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Perennial Herbs

These are the backbone of any herb garden they are there spring, summer, autumn and winter, rain or shine, wind or snow!  They keep producing leaves what ever the season so especially good in winter when everything else has died back; these are your ‘go to’ herbs!  Once established need only a little love and care and can be grown in beds, boarders, containers, potager and put on the patio or balcony.  These herbs given the right growing conditions will thrive and have a wonderful flavour for any culinary use.  

Ideally plant in full sun, which helps bring the essential oils to the surface of the leaf, thus offering up an intense flavour and aroma.  The best way to look after these herbs are to pick regularly and trim back after flowering.  This help bring on new growth and prevent them from becoming woody.  Also give them a good feed with compost every spring and autumn and give them some seaweed tea which will give them a nice boost and help keep them healthy and productive.  Just like us they appreciate a boost to their system! 


Rosemary - Rosmarinus officinalis 

A wonderful perennial herb that not only looks pretty with it delicate little blue flowers, which can be eaten and added to salads, ice cubes or rice dishes the green sprigs are wonderful chopped up and used in culinary dishes.  It prefers a sunny well drained position in the garden but will also grow well in a container but do remember that containers can dry out in summer very quickly so keep them watered.  To stop Rosemary from becoming woody, cut back after flowering to encourage new growth.    A cup of Rosemary tea is wonderful especially in late winter when we might be feeling a little sluggish, it really lifts your mood!  

Rosemary is an old herb as far as history is concerned, its been around since the middle ages and featured in weddings, a bride would wear a wreath as a symbol of fidelity.  It was also used funerals, religious festivals, churches and for banquets.  Medicinally it acts as an antiseptic and an anti inflammatory and has vitamins A and C and is high in Calcium.  


Sage - Salvia officinalis

There is  green sage and purple sage both very attractive in the garden.  Again likes a sunny well drained position and has pretty blue flowers.  Once the plant has flowered give a gentle cut back to prevent from going woody.  Grows well in containers but keep watered in summer and ideally have it growing in a mix of compost and grit.  Goes really well in culinary dishes and works especially well with pork.  It is wonderful fried in butter until it goes crispy.

Native to the northern shores of the Mediterranean it has been cultivated for culinary and medicinal uses for centuries and now cultivated throughout the world.  The genus name Salvia comes form the Latin salvere, to be 'saved' which refers to its medicinal reputation of the plants curing properties much revered in ancient times.  Medicinally it has antiseptic and antibacterial properties so good to use in teas and tinctures for sore throats and mouth infections.  It also good for aiding anxiety and sleep so good to mix with other such herbs to make a tea.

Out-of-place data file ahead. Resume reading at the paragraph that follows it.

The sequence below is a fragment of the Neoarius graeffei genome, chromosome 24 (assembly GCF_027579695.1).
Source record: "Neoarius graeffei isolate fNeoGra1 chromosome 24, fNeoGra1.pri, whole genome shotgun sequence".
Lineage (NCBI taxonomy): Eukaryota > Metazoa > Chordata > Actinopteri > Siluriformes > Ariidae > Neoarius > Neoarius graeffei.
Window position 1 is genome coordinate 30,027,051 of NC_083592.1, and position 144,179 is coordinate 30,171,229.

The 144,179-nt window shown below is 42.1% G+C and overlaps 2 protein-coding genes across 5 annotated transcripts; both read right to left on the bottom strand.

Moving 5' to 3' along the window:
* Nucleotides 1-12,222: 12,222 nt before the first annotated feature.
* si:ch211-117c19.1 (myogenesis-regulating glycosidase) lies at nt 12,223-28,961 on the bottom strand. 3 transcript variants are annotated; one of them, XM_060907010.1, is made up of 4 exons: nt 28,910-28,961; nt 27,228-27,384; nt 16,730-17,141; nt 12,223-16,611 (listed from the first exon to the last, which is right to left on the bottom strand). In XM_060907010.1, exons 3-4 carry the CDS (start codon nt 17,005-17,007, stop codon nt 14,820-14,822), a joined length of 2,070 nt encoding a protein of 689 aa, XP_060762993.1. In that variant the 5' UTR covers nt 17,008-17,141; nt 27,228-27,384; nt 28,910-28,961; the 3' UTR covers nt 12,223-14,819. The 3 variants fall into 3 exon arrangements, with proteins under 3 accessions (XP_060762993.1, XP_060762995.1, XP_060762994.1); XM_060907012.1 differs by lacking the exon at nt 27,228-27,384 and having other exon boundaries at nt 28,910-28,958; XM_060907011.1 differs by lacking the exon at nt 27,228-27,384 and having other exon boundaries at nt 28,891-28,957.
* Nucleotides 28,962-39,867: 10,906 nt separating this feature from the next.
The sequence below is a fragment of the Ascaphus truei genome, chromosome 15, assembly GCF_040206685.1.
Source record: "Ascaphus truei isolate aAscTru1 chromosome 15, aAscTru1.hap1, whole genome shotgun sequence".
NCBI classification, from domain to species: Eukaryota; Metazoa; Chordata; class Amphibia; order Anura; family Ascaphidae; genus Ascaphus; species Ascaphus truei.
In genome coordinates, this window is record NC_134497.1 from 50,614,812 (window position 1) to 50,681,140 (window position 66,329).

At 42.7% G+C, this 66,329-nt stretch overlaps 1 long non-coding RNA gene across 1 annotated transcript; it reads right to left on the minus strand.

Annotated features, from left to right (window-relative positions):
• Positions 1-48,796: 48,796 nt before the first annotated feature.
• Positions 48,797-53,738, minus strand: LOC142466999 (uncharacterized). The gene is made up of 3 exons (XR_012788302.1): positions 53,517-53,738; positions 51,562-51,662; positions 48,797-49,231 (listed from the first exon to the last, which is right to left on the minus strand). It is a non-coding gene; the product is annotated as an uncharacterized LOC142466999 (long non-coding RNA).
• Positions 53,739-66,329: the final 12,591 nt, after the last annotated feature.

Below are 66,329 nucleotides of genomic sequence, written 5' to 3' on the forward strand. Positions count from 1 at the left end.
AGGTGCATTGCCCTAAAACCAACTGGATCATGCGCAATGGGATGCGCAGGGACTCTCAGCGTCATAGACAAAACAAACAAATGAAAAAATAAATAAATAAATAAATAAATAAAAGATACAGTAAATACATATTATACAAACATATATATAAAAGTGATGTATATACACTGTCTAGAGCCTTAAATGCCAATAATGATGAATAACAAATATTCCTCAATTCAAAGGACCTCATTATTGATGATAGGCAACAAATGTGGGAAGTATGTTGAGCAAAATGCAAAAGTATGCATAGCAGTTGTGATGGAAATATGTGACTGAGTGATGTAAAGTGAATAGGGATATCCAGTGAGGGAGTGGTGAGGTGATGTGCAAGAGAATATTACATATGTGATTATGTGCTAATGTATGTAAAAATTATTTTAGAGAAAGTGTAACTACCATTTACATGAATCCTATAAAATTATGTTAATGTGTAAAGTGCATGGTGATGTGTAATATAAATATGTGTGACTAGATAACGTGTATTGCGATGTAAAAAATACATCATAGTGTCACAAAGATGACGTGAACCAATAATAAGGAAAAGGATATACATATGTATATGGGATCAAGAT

Thyme - Thymus vulgaris

There are many varieties of thyme so worth looking out for different ones.  I have creeping, common, french and lemon thyme but there is always room for more!  Like the other perennials they like well drained soil, happy in sun or dappled shade, will grow well in pot and containers but don’t let them dry out in the height of summer.  They have very pretty and delicate purple/pink flowers and are pretty hardy.  Cut back after flowering and at the end of autumn and give them a feed of compost or liquid tea.

Thyme has antibacterial properties and was used in World War 1 as an antiseptic, thus is good today used as a gargle or in cough mixtures and medicinal oils.  It is a favourite of Italian and Greek cooking and used world wide in culinary dishes.  



Salad Burnet - Sanguisorba minor

This is a perennial herb that belongs to the Rosaceae family (Rose). It is native to Europe but has been widely cultivated and naturalised in various regions worldwide, including North America, Asia, and parts of Australia and New Zealand. This herb is well-known for its culinary and medicinal uses.  Like all perennials it prefers well drained soil in a sunny position but will tolerate a slight shade.  Grows well in containers.It is s a clump-forming herb with bright green, pinnately compound leaves that resemble those of ferns. The leaves have small, rounded leaflets, and the plant can grow up to 12 to 18 inches (30 to 45 cm) in height.  Traditionally used in salads, hence its name, due to its refreshing cucumber-like flavour. The young leaves have the best flavour and can be added to salads, cold soups, sandwiches, and dressings. The leaves are also used to flavour vinegar and herbal teas.  The plant produces small, reddish-purple, or pinkish flowers in summer. These flowers are often visited by pollinators like bees and butterflies.
It has a history of medicinal use, particularly in traditional herbal medicine. It is believed to have mild astringent properties, and herbalists have used it to treat minor digestive issues and as a diuretic.  A delightful herb to grow in your garden, especially as it is available in winter adding a refreshing flavour to various dishes and salads. Its hardiness and versatility make it an excellent choice for both culinary and ornamental purposes.

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